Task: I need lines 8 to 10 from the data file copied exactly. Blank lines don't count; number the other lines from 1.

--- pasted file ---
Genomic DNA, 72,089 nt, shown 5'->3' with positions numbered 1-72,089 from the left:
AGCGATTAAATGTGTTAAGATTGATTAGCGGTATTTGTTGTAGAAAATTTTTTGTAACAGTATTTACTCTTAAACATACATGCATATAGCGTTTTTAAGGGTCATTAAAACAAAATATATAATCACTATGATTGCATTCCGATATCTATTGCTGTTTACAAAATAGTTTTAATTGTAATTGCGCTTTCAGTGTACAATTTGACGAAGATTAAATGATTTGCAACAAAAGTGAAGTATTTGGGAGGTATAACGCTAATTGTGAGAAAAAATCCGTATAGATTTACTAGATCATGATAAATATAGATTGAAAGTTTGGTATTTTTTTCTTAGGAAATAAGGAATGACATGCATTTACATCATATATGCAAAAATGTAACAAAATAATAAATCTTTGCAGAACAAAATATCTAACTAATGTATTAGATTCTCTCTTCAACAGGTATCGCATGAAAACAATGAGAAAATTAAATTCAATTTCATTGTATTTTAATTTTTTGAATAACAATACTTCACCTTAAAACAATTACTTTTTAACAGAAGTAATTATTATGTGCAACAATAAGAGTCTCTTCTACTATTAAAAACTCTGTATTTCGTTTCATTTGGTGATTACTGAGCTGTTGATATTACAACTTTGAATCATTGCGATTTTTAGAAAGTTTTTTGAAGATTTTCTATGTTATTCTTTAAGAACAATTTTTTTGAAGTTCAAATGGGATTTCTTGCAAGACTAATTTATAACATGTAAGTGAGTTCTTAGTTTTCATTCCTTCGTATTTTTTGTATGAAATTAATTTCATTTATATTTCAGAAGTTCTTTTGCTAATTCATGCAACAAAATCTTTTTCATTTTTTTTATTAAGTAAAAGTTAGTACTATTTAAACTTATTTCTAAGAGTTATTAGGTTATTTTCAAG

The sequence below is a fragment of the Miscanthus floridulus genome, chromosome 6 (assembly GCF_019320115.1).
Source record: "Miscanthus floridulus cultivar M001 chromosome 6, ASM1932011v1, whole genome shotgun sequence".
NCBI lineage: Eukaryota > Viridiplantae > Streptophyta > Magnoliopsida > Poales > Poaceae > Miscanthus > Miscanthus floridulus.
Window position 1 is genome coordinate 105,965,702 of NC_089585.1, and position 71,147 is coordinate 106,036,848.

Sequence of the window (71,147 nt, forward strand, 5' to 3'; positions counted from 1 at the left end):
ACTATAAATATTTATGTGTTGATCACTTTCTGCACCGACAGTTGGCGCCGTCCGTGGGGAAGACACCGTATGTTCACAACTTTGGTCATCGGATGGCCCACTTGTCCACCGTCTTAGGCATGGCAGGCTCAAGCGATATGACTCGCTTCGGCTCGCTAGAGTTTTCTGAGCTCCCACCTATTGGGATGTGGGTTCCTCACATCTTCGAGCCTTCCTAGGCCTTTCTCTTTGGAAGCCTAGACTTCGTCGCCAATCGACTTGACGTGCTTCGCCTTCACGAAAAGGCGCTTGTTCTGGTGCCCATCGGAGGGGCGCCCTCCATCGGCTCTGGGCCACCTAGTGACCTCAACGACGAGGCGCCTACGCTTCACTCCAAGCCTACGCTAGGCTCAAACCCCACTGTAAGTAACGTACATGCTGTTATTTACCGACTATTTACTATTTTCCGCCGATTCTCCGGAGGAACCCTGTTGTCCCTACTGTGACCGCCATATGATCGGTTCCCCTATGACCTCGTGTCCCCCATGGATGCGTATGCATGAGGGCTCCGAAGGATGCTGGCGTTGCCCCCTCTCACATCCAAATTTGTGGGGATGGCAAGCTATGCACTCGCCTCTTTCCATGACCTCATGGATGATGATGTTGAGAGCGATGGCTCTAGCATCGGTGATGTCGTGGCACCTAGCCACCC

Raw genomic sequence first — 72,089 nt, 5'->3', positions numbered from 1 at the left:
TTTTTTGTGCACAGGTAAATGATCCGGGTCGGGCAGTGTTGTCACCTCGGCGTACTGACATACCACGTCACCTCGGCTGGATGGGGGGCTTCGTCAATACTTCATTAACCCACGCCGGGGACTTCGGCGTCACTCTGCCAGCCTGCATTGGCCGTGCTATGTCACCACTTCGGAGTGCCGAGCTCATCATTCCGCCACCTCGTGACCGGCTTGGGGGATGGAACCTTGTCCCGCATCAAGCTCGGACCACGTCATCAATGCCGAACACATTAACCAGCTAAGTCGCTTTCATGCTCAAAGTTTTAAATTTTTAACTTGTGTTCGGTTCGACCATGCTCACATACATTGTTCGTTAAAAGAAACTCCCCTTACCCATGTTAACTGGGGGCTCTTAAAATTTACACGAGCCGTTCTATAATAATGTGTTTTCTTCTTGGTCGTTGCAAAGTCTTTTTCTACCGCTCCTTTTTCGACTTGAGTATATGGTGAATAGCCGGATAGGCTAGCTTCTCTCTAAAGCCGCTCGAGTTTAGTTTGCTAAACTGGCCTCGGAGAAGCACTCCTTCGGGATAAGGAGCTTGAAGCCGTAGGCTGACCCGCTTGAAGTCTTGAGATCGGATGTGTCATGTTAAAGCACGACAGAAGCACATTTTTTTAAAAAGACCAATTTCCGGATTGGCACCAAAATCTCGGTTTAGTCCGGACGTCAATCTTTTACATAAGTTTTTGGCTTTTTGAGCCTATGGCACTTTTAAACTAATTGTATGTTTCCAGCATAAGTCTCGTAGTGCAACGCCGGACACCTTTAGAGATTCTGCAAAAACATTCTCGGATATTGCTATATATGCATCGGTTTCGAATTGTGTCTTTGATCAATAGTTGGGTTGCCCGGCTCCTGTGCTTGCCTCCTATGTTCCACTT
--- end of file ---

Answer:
ACTATAAATATTTATGTGTTGATCACTTTCTGCACCGACAGTTGGCGCCGTCCGTGGGGAAGACACCGTATGTTCACAACTTTGGTCATCGGATGGCCCACTTGTCCACCGTCTTAGGCATGGCAGGCTCAAGCGATATGACTCGCTTCGGCTCGCTAGAGTTTTCTGAGCTCCCACCTATTGGGATGTGGGTTCCTCACATCTTCGAGCCTTCCTAGGCCTTTCTCTTTGGAAGCCTAGACTTCGTCGCCAATCGACTTGACGTGCTTCGCCTTCACGAAAAGGCGCTTGTTCTGGTGCCCATCGGAGGGGCGCCCTCCATCGGCTCTGGGCCACCTAGTGACCTCAACGACGAGGCGCCTACGCTTCACTCCAAGCCTACGCTAGGCTCAAACCCCACTGTAAGTAACGTACATGCTGTTATTTACCGACTATTTACTATTTTCCGCCGATTCTCCGGAGGAACCCTGTTGTCCCTACTGTGACCGCCATATGATCGGTTCCCCTATGACCTCGTGTCCCCCATGGATGCGTATGCATGAGGGCTCCGAAGGATGCTGGCGTTGCCCCCTCTCACATCCAAATTTGTGGGGATGGCAAGCTATGCACTCGCCTCTTTCCATGACCTCATGGATGATGATGTTGAGAGCGATGGCTCTAGCATCGGTGATGTCGTGGCACCTAGCCACCC

Raw genomic sequence first — 72,089 nt, 5'->3', positions numbered from 1 at the left:
TTTTTTGTGCACAGGTAAATGATCCGGGTCGGGCAGTGTTGTCACCTCGGCGTACTGACATACCACGTCACCTCGGCTGGATGGGGGGCTTCGTCAATACTTCATTAACCCACGCCGGGGACTTCGGCGTCACTCTGCCAGCCTGCATTGGCCGTGCTATGTCACCACTTCGGAGTGCCGAGCTCATCATTCCGCCACCTCGTGACCGGCTTGGGGGATGGAACCTTGTCCCGCATCAAGCTCGGACCACGTCATCAATGCCGAACACATTAACCAGCTAAGTCGCTTTCATGCTCAAAGTTTTAAATTTTTAACTTGTGTTCGGTTCGACCATGCTCACATACATTGTTCGTTAAAAGAAACTCCCCTTACCCATGTTAACTGGGGGCTCTTAAAATTTACACGAGCCGTTCTATAATAATGTGTTTTCTTCTTGGTCGTTGCAAAGTCTTTTTCTACCGCTCCTTTTTCGACTTGAGTATATGGTGAATAGCCGGATAGGCTAGCTTCTCTCTAAAGCCGCTCGAGTTTAGTTTGCTAAACTGGCCTCGGAGAAGCACTCCTTCGGGATAAGGAGCTTGAAGCCGTAGGCTGACCCGCTTGAAGTCTTGAGATCGGATGTGTCATGTTAAAGCACGACAGAAGCACATTTTTTTAAAAAGACCAATTTCCGGATTGGCACCAAAATCTCGGTTTAGTCCGGACGTCAATCTTTTACATAAGTTTTTGGCTTTTTGAGCCTATGGCACTTTTAAACTAATTGTATGTTTCCAGCATAAGTCTCGTAGTGCAACGCCGGACACCTTTAGAGATTCTGCAAAAACATTCTCGGATATTGCTATATATGCATCGGTTTCGAATTGTGTCTTTGATCAATAGTTGGGTTGCCCGGCTCCTGTGCTTGCCTCCTATGTTCCACTT